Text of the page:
Are we doing enough to protect animals in rescue organizations?
By: Allison Chorney
| Posted: Monday, Jun 03, 2013 12:18 pm
With recent news stories about alleged animal neglect at a Southern Alberta animal rescue sanctuary, I can’t help but wonder why rescues organizations aren’t held to stricter standards.
Currently, there is no legislation in place specifically for animal rescue organizations and the only “rules” theses places have to follow are from the outdated Animal Protection Act and Animal Protection Regulations.
Though the Alberta SPCA, a registered charity dedicated to the welfare of animals, has peace officers appointed by Alberta’s Solicitor General to enforce the Animal Protection Act, they generally don’t provide enforcement to jurisdictions with other legally appointed peace officers, according to an Alberta Veterinary Medical Association (AB.VMA) pamphlet.
The result of this is the absence of an overarching regulatory organization that has responsibility over animal rescue operations in Alberta.
According to Roland Linef from the ASPCA, there are about 300 rescue organizations in Alberta, but he added there are most likely more out there that the ASPCA is simply not aware of.
As an animal lover, I have to assume people don’t get into animal rescue with the intent of causing animals harm. However, there are certainly cases where, for whatever reason, animals in rescue facilities are neglected or mistreated.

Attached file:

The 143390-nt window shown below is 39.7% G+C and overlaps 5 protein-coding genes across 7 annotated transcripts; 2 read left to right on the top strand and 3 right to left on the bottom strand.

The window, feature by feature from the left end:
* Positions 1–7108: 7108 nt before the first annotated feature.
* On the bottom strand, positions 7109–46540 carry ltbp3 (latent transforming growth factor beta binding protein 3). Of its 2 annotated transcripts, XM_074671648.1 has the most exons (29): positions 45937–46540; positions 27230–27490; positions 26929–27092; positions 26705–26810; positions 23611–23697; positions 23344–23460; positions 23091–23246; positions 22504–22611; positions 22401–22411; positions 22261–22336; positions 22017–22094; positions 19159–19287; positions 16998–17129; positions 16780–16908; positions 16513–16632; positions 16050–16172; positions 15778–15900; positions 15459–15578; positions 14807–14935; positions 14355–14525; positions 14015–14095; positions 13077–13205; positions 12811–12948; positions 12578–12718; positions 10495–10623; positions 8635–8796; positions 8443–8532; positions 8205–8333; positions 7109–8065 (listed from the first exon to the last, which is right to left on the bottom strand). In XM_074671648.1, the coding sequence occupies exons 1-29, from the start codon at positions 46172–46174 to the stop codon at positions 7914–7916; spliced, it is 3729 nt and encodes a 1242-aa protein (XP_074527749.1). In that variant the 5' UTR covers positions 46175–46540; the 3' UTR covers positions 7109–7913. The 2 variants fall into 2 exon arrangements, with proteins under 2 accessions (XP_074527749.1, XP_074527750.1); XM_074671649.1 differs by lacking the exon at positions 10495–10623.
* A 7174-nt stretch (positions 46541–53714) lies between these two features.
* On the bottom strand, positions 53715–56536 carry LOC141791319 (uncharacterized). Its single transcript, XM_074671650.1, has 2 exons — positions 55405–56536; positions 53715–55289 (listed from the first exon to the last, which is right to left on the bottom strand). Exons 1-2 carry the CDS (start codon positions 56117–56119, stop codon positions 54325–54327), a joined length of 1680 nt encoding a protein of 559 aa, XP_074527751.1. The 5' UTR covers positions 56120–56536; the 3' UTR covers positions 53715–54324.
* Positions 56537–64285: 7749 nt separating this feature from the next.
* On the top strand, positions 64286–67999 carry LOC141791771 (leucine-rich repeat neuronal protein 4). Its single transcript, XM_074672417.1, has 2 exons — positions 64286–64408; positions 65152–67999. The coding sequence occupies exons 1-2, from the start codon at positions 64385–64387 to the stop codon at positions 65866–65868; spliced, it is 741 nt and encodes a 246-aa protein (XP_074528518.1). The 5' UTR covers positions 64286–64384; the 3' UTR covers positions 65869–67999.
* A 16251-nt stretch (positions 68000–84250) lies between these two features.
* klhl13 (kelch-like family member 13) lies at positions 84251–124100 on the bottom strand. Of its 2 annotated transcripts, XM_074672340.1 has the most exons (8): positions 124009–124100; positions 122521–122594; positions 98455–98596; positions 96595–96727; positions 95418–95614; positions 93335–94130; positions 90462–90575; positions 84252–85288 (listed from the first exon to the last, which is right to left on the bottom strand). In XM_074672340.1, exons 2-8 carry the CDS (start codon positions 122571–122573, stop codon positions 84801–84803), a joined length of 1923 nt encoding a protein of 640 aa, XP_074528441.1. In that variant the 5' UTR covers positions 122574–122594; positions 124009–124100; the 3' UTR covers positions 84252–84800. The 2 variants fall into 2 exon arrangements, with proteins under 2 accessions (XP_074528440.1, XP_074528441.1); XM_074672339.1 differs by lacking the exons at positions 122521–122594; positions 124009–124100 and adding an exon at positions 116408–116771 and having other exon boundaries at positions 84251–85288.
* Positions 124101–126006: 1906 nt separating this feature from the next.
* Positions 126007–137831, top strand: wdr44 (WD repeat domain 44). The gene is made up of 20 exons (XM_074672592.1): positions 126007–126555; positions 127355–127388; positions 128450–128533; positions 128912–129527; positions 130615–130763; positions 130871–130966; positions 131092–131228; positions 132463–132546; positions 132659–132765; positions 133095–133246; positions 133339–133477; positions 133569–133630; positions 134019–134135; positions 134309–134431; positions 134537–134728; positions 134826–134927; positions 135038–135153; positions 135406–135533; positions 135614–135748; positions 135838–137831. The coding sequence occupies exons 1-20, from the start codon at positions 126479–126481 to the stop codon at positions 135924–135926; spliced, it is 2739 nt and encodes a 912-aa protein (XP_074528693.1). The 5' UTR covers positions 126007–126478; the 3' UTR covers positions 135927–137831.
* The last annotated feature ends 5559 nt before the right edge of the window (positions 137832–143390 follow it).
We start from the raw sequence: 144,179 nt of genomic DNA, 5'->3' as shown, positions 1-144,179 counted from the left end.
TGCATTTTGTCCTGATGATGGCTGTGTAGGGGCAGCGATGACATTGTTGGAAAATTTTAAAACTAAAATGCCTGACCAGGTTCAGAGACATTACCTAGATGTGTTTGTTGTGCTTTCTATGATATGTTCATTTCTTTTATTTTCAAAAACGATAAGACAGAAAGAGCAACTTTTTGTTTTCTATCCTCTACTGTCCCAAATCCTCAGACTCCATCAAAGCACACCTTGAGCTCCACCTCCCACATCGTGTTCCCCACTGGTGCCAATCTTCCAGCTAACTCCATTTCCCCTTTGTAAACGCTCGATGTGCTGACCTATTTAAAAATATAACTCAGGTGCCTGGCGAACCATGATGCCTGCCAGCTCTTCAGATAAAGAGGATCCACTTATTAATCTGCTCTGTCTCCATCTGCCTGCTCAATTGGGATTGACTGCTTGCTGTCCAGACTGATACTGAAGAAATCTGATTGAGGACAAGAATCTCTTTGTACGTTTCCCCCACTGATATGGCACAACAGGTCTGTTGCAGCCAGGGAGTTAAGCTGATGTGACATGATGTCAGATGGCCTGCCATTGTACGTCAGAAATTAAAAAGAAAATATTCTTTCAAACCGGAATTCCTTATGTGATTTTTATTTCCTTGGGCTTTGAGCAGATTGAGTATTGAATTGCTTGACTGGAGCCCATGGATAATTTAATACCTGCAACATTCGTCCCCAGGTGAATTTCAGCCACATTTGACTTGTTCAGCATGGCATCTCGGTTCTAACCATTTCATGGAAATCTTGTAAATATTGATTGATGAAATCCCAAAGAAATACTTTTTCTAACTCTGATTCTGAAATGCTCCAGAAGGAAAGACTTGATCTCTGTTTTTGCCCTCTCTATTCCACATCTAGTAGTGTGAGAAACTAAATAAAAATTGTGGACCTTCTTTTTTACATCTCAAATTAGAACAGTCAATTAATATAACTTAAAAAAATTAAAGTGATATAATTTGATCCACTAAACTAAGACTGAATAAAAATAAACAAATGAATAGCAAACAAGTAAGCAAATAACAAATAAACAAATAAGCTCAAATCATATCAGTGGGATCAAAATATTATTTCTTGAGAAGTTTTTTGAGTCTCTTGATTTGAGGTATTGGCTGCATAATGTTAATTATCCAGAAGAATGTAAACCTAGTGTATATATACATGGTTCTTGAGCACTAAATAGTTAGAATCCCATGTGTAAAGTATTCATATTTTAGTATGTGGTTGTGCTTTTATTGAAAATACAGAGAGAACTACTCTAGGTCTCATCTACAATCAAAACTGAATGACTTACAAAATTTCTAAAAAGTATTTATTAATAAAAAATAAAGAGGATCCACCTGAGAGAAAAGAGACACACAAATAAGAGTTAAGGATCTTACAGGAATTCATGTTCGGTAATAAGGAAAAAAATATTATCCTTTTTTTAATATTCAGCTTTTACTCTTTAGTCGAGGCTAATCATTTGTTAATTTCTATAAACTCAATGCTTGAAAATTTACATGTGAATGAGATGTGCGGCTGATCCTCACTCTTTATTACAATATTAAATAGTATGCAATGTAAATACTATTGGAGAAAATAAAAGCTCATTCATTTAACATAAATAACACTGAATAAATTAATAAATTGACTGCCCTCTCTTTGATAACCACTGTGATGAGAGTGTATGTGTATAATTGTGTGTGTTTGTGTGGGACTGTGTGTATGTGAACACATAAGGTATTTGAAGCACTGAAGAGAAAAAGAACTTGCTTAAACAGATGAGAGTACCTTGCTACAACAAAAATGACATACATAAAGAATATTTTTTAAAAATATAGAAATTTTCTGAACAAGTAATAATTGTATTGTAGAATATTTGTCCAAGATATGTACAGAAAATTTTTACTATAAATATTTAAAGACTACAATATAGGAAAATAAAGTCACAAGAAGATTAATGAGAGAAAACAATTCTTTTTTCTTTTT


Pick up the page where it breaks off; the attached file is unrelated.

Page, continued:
This made me wonder if there is no legislation specifically governing the animal care provided in rescue organization, how difficult is it to become a rescue group in the first place?
Sadly, the answer is it is not hard at all.
“Unfortunately, in the province it is way too easy for someone to open their door and say ‘I’m a rescue shelter,’” said AB.VMA Interim Registrar Darrell Dalton.
Linef, who added there are no regulations in place to become a rescue organization, echoes this thought.
The process to become a registered charity, however, is more complicated and requires paperwork and expenses; so many rescue groups simply do not apply for charity status.
So there are no regulations to become an animal rescue and no legislation to govern how they are run?
This, in my mind, is completely unacceptable. Animals in these shelters come from already horrible conditions and are supposed to be shown kindness and cared for with their best interests in mind.
I am shocked and saddened to learn in this day and age where Airdrie had 7,156 licensed dogs in 2012 and our neighbours in Calgary have the largest number of off-leash areas and the largest amount of combined off-leash area in the country, we continue to allow animal rescue organizations to go unchecked.
I suggest to you all, to do your research before donating or promoting a rescue organization. Call the ASPCA and ask if there have been investigations or charges laid against the organization.
We have several really good rescue groups in the area but we still need to be diligent and protect these helpless creatures as best we can.